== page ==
“No Silence Please! This is a Human Library” | The Daily Star
12:10 AM, August 25, 2017 / LAST MODIFIED: 01:26 AM, August 25, 2017

“No Silence Please! This is a Human Library”

Reading a story tucked in the pages of a book while sitting somewhere alone encased in yourself sounds easy, but, have you ever thought about the stories coming to life and the books narrating their story in flesh?

The Human Library is an international organisation that first started in Copenhagen, Denmark in 2000 with the aim to break stereotypes and challenge prejudice against social contact among people. The term 'Human Library' sounds out of the norm and often raises the question, "How on earth does it even work?" Well, to answer the question, The Human Library works in a similar fashion to how a traditional library works. However, in this case, the library discourages silence and allows the reader to be a part of the story itself. The books are basically people with inspiring stories from all aspects of life putting their life up as a story for the readers to read (read 'hear').

On July 29, 2017, a bright and sunny Saturday, three youngsters; Upoma Rashid, Mushfiquzzaman Khan Apurbo and Rafsanul Hoque Hridoy launched the first ever Human Library in Bangladesh.

It was like any other Saturday here in Dhaka, but not for these three young people. After months of planning and dedication, the gates of Gyantapas Abdur Razzaq Bidyapeeth were finally open at 2:00 p.m., ready for readers to have their first go at The Human Library Dhaka. The books were up and ready at their tables, librarians steady at their positions, all the while waiting for a few visitors to peek in. "We were expecting only a hundred people at max," says Upoma to the Daily Star. "First came in a few, then a few more and then, a huge gush of people almost in no time. We, honestly, weren't expecting this huge of a response. I remember asking Rafsan if we could leave it at that and sneak out through the back door. We were that overwhelmed!"

With ten books on the table, almost three hundred readers in a queue and a handful of librarians volunteering on the floor, the day turned out to be a bigger success than initially anticipated. People, irrespective of age, gender, values, and spheres of life, gathered around to take in this new perspective of a library. "What surprised us is that, the visitors were very tolerant and co-operative throughout the entire process. They bore with us understanding that it was our first time organising something new like The Human Library," says Apurbo.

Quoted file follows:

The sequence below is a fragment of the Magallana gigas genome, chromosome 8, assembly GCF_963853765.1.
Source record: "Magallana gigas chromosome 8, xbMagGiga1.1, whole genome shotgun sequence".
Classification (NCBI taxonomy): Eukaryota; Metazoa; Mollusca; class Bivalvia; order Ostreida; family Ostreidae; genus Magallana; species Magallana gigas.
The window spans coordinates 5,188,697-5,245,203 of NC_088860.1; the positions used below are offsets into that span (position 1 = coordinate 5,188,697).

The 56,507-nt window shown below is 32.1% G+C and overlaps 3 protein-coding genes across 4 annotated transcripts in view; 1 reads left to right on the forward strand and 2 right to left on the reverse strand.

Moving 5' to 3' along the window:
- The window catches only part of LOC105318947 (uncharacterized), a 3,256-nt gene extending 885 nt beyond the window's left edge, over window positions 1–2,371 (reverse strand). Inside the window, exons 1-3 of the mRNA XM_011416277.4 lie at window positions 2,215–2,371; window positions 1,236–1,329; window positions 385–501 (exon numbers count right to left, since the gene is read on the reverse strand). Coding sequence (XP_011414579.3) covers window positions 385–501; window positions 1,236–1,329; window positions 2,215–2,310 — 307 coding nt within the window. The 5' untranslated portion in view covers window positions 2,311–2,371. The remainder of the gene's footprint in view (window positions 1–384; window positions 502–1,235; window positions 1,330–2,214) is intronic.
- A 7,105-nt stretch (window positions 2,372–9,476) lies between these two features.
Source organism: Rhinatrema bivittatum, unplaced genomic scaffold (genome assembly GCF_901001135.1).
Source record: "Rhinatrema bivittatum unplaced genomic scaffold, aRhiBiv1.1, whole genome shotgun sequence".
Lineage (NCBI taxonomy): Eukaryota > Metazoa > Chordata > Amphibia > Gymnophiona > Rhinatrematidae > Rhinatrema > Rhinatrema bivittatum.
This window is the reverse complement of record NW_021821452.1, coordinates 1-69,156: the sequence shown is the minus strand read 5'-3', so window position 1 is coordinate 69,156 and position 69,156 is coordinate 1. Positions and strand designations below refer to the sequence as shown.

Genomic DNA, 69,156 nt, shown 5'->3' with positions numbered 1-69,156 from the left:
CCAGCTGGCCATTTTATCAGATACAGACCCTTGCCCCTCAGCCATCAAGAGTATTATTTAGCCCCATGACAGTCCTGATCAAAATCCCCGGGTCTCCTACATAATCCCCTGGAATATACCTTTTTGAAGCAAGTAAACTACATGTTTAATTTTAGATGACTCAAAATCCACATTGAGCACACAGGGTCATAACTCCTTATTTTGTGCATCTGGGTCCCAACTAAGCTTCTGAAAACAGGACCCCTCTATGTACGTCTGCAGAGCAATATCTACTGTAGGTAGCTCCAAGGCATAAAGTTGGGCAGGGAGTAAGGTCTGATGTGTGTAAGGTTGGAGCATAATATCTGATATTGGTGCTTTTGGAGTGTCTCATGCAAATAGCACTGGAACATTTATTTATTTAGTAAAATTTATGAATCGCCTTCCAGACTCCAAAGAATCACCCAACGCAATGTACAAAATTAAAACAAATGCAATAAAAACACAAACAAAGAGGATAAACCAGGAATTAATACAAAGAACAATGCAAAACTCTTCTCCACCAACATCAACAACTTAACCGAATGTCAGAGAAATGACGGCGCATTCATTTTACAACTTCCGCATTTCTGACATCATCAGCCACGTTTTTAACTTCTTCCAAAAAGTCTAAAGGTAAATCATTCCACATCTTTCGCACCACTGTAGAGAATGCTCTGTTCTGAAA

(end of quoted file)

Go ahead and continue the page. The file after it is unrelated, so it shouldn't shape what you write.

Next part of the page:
The Human Library works as a tool for people to open up and talk to each other while sharing their experiences. It is mostly a functional platform that literally defines the saying, 'Don't judge a book by its cover'. With a person sitting right infront of you, telling their story with emotions in their eyes while directly looking into yours, blind judgment does not come easy. One of the main goals of The Human Library is to break stereotypes and help people understand perspectives more easily.

Upon asking what they wish to establish in Bangladesh, particularly through The Human Library, the trio responded with "an increased level of tolerance" without even thinking twice. With a goal to host The Human Library every other month, they are already working on their next launch. Hosting an event that brings no monetary profit for both the organisers and the participants, The Human Library Dhaka team is truly dedicated to promoting their hopes of establishing tolerance in our strictly fenced society.

When asked, "Out of all the things you could've done, why this? What was in it for you?", Upoma replied, "Even being the quirky and outgoing person that I am, I always had a communication barrier between me and my surroundings when it came to expressing emotions. I, probably, still don't have the guts to speak out about what I feel but watching these people showcase their life story in such a manner leaves me wanting to be more like them and someday, maybe not today, but someday, I will be like them: more expressive and more vocal about myself."

In a world of unsolicited Facebook statuses with the thirst for 'likes' and Instagram posts of what we had for lunch, The Human Library is a reminder of reality and a solution to real problems. In a society of

"What will people think?" and judgment by appearance, The Human Library Dhaka is another stepping stone towards a more tolerant and accepting society.

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